Swayze: Common Core – Let’s Rise Above the Mark

Ruiz wrote an article on March 19, 2013 entitled, “Say No to the common Core!“. He wrote:

Imagine Indiana legislators saying, “Okay. This is where these national educators think we need to be moving forward. Let’s examine where we are currently as a state and choose to rebuild our standards moving beyond the mark that these educators suggest.” What would that mean for Hoosiers? Well it would mean holding our students to a higher standard for one. My personal opinion is that when you expect greatness you’re more likely to achieve it. Nobody thrives when the bar is low.

I happen to agree with Ruiz. I have three-going-on-four children of my own, and I have seen how setting high expectations for them have made a difference. I don’t tell myself or my kids, “Oh, but you’re four, you shouldn’t be able to do that yet.” What good does that do anyone? I expose them to math, reading, history, and science in a way they can understand.

I don’t think that giving up control of the educational standards is going to do anything productive. It makes perfectly logical sense to me that if we, as Hoosiers, said, “Hey, we can do better” and actually strove for it, that we’d surpass any benchmark that the Common Core was meant to reach. One Indiana school district in West Lafayette, Indiana, is already doing just this. Tippecanoe county residents are behind efforts to research why, as a nation, we seem to have sunk so low educationally. A documentary was created based on a book written National Center on Education and the Economy entitled,  Tough Choices or Tough Times. The book, and the corresponding documentary that West Lafayette is producing, asks two questions:

What if the U.S. had a top education system?

What if we could remove politics from our children’s education?

I have always wondered why we don’t emulate other countries. It makes sense, right? If our education was a business, we’d be bankrupt. Why don’t we ask ourselves, “What are we doing differently?” and then, collectively, look to change it? Why don’t we, as Ruiz suggested, “compete” with other states? Why do we, as parents and citizens, allow mediocrity?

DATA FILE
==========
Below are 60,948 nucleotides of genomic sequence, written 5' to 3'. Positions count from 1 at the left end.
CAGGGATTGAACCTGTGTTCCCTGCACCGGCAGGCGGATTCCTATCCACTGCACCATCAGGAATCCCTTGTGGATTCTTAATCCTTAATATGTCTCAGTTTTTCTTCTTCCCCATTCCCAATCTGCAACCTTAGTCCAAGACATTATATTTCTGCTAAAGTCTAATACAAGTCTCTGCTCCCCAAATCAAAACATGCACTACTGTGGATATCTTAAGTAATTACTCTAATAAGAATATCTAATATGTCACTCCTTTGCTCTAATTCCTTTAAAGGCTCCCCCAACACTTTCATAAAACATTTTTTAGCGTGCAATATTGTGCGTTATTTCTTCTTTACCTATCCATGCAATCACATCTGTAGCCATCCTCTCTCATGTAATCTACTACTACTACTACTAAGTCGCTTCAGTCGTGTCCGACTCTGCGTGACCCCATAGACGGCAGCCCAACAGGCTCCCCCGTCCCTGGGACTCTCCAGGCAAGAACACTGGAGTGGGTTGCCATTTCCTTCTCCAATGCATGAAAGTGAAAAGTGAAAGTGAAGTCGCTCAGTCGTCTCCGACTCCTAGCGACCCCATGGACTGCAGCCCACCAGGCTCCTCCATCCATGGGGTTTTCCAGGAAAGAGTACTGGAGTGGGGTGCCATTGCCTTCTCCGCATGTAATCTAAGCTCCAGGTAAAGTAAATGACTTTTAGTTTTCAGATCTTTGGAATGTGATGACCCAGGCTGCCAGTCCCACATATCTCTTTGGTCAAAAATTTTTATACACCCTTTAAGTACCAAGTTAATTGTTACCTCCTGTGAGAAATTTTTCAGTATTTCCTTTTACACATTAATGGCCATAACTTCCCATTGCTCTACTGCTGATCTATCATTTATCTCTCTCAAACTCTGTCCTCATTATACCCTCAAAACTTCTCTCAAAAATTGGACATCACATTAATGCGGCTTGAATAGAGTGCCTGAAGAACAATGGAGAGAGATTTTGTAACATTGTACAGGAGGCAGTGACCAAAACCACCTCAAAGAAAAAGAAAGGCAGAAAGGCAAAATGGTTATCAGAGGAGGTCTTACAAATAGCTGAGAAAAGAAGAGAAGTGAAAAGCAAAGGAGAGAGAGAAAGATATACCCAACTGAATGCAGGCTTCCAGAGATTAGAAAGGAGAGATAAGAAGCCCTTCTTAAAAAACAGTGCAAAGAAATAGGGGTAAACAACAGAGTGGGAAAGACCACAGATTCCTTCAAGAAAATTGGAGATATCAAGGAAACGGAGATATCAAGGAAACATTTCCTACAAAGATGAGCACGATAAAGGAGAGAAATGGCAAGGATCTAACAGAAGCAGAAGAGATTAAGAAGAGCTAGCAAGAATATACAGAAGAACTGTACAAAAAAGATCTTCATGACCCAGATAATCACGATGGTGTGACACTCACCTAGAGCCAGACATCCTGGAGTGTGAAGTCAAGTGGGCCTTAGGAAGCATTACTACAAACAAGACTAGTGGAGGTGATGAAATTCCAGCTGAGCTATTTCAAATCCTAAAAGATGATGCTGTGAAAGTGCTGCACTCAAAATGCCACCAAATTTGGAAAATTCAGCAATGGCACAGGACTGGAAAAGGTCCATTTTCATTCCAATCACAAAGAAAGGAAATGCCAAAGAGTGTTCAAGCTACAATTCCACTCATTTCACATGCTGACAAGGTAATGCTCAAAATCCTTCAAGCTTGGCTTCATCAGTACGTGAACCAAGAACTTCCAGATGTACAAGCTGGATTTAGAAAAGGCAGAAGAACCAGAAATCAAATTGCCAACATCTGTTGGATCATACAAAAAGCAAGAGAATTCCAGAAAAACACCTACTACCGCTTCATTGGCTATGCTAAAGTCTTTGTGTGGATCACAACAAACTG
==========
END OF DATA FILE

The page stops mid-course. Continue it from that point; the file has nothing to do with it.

I think some of it has to do with selfishness, honestly. We think that it’s someone else’s kid. Someone else’s problem. And yes, in one sense it is true. But in another, we are letting government decide our educational standards and the government is failing us. The movement referenced above is embodied in the film, now called Rise Above the Mark, which seeks to remove the government intervention as found in initiatives like the Common Core, and to put the power back in the hands of the educators.

Now, anyone who hears me talk about education will hear me talk about my experience in France at one point or another. I spent a year at a private French Lycee (high school) in the Premier L track; this was during my sophomore year of high school, at 16. I took the BAC (and passed) with a 16/20. The work was more akin to college-level work than high school. The students who were at the lycee were there because they wanted to be. Anyone who didn’t have the grades or desire for academic work were funneled into a sort of technical high school so that they could obtain training and education more appropriate to their goals. The peers in my “L” (for literature) track were there to be educators, among other fields. The work involved rigorous, weekly essay tests and a lot of questioning similar to a college-level seminar. Each class had a final project that had to be presented that involved unique research based on a topic. And you know what was ironic? The building was old. I mean, it was an old seminary for monks from the 1800s. There was no stadium or even a sports area. The school’s gym was found in a local fitness club. But the teachers were respected. They were paid well and had the equivalent of at least a Master’s degree. There was no goofing off like there is here. In France, kids took their education seriously – as did parents.

What I took from this experience is a new perspective on education. The first is that we do not value our teachers. We do not pay them enough, educate them enough, or respect them enough. That superintendents should make well into the six figures while teachers have to work 60 hours a week just to avoid layoff is illogical. The teachers are the rock stars, or should be. Education should be a field with prestige. The phrase, “Those who can’t, teach” should never be uttered. The second thing I learned is that putting money into buildings, stadiums, and new books doesn’t always make for a better education. It didn’t in France. The third thing I noticed is the lack of electives and extra-curricular activities. If students wanted to learn something on the side, they paid a private tutor. Those things didn’t take away from school time. (Now, I’m not saying that we should remove extra-curricular subjects necessarily. I’m just noting what was done in the French school I attended.)

I agree with Joe that we can do better. We ought to be ashamed that the United States has fallen so low, and that we have allowed it to happen because we didn’t want to change things ourselves. Indiana – let’s Rise Above the Mark.

Contributor Lynn Swayze is a left-leaning libertarian and feminist. When she's not engaging in political discussion, she works as a freelance direct response copywriter, project manager, and marketing strategist for information marketers. Follow her on Twitter @LynnSwayze.